Live Review: Jason Isbell and the 400 Unit with Gabe Lee at The Tabernacle in Atlanta, Dec. 17, 2021 (night 2 of 4)
Jason Isbell has become an outspoken proponent of voting rights, anti-racism, vaccinations, compassion, and gratitude. Sadly, these values don’t sit well with many in the country music establishment (and his vaccinations-required tour won’t melt that ice anytime soon). But he doesn’t care. Just take a gander at his Twitter feed and you’ll see. While some may categorize him as a country artist, he’s a solid fixture in the rock and Americana worlds. He first came to prominence when he joined The Drive-By Truckers at 22. He stayed for five years and three albums. This turned out to be a dark period in Isbell’s life, with alcohol and cocaine addictions in full control. After an intervention with friends in 2012, he checked into a rehabilitation treatment program. The following 2013 solo album, Southeastern, was a critical success, much of it reflecting on his sobriety and the dark past he’d escaped.
With his 400 Unit in tow, Isbell hit Atlanta’s glorious Tabernacle playing a four-night stint. Kicking off the show was “It Gets Easier,” a song documenting his substance abuse: “It gets easier but it never gets easy.” The love and support of fans was loud and evident, especially when he sang, “I sobered up, I swore off that stuff / Forever this time,” from “Cover Me Up” off Southeastern.
The artist doesn’t shy away from talking politics. “We’ve been testing you, and you failed / To see how long that you could sit with the truth but you bailed” warms up “Be Afraid,” telling listeners to, “Be afraid, be very afraid / But do it anyway, do it anyway.” Isbell is seemingly asking other artists to speak up as he quotes The Dixie Chicks, “And we don’t take requests / We won’t shut up and sing.”
After the band played “Traveling Alone,” Isbell told a story. “A few years ago, I waited outside of Bruce Springsteen‘s dressing room because I really wanted to meet him. When he finally came out, I extended my hand and said, ‘Mr. Bruce Springsteen…Jason Isbell.’ Then The Boss began singing, ‘I’ve grown tired of traveling alone / Tired of traveling alone.’ I thought, Mr. Bruce Springsteen is making fun of me…he’s making fun of my song. Then I realized he liked it.”
In recollecting the 2020 election, Isbell reminded us of his promise to record an album of covers from Georgia artists if Biden won the state. Well…Biden won Georgia and Isbell stood by his word, releasing Georgia Blue in October this year. Isbell noted the album would simply, “…make it easier for people to vote.” All proceeds will benefit Black Voters Matter, Georgia Stand-Up, and Stacey Abrams’ Fair Fight. The band played two from that album: “Honeysuckle Blue” by drivin’ n’ cryin’ – with former drivin’ guitarist Sadler Vaden on vocals in a fierce rendition of the song; and “Reverse,” by Athens band Now It’s Overhead. The band’s singer, Andy LeMaster, joined Isbell onstage to sing the tune. The two have been friends for a couple decades. LeMaster is also well known as a producer, engineer, and visual artist.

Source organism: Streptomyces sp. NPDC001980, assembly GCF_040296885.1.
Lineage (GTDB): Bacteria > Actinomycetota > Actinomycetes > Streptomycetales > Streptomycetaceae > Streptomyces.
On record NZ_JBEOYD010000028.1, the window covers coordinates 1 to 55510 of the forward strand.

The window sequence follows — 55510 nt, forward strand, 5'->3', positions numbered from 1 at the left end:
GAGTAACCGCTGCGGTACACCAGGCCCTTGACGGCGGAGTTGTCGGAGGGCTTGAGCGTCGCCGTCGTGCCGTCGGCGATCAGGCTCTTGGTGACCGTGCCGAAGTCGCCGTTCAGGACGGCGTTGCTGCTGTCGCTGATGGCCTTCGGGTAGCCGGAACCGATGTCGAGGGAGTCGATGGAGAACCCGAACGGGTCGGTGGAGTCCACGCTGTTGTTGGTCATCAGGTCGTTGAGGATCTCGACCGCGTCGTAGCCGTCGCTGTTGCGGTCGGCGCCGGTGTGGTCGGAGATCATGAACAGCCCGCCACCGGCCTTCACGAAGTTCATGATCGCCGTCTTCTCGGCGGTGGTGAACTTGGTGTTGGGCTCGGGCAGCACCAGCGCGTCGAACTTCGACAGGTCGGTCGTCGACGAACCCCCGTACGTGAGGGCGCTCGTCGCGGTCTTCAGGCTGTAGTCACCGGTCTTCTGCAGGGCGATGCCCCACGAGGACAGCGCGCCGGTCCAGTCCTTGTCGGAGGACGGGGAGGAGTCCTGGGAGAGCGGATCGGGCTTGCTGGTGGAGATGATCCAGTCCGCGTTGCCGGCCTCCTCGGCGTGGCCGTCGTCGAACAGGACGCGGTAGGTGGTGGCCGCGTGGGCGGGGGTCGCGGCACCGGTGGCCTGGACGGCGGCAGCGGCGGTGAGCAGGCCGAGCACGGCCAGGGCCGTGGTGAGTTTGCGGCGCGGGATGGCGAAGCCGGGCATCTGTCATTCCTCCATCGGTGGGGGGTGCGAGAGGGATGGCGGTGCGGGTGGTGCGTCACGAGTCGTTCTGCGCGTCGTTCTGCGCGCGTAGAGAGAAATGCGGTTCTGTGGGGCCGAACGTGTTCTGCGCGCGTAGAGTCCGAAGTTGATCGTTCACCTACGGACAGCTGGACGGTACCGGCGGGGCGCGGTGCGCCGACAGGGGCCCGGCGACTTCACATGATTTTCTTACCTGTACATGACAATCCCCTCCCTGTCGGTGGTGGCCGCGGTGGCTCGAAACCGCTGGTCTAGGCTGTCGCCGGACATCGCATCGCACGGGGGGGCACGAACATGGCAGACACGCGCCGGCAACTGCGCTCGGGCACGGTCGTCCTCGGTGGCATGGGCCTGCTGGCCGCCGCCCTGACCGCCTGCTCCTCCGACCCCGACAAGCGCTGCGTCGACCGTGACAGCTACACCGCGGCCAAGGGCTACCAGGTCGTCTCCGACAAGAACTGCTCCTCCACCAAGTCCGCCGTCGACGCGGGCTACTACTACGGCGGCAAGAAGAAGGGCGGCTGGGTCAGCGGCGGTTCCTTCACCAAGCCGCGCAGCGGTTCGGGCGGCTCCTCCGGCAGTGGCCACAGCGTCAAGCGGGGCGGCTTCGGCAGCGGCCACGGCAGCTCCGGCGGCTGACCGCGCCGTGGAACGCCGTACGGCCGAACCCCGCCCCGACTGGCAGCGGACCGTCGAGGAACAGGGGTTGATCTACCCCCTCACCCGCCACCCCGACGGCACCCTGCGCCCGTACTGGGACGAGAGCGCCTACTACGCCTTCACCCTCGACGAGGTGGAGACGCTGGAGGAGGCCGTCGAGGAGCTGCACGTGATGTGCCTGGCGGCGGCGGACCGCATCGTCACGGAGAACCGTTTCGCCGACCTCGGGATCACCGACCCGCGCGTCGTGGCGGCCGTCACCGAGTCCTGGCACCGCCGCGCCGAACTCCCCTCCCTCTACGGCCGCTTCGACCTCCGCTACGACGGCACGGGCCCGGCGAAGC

“If We Were Vampires,” possibly his most well-known song from 2017’s The Nashville Sound, is a most exquisitely heartbreaking tune Isbell wrote to his wife, artist Amanda Shires. “It’s knowing that this can’t go on forever / Likely one of us will have to spend some days alone / Maybe we’ll get forty years together / But one day I’ll be gone / Or one day you’ll be gone.” “Hope the High Road” is an uplifting rocker, highlighting a positive reference to the 2016 election, “Last year was a son of a bitch / For nearly everyone we know / But I ain’t fighting with you down in the ditch / I’ll meet you up here on the road.” The band closed the show with “Decoration Day,” a Drive-By Truckers’ staple Isbell penned from the 2003 album of the same name.
Nashville’s Gabe Lee opened the show playing tunes off his latest studio album Honky Tonk Hell. Lee writes poignant stories presented through an Americana and bluegrass lens. His three-piece band most likely gained new fans as he roared through a terrific set. The title track is a fierce calling out of certain country artists. “Now Honky Tonk Hell is a hell of a place they got a big old dance room hall / Seats reserved for all the folks down in Nashville writing phonyass country songs / And if people ever get to askin,’ Mr. Gabe Lee how you end up here? / I look’ em dead in the eye and my only reply is to hit ’em with a mile long stare.”
Lee’s debut, 2019’s farmland, garnered serious critical acclaim, building a promising fan base. The single “Eveline” underscores Lee’s songwriting skills, with a heartfelt delivery. Do yourself a solid and see this guy on the road…he does not disappoint. For ticket info and how to listen/buy his music, click here.
That goes double for getting a ticket to see Jason Isbell and the 400 Unit as soon as possible. For an evening of rock, redemption, and hope, he’s your man. For more info, click here.
Categories: Live Reviews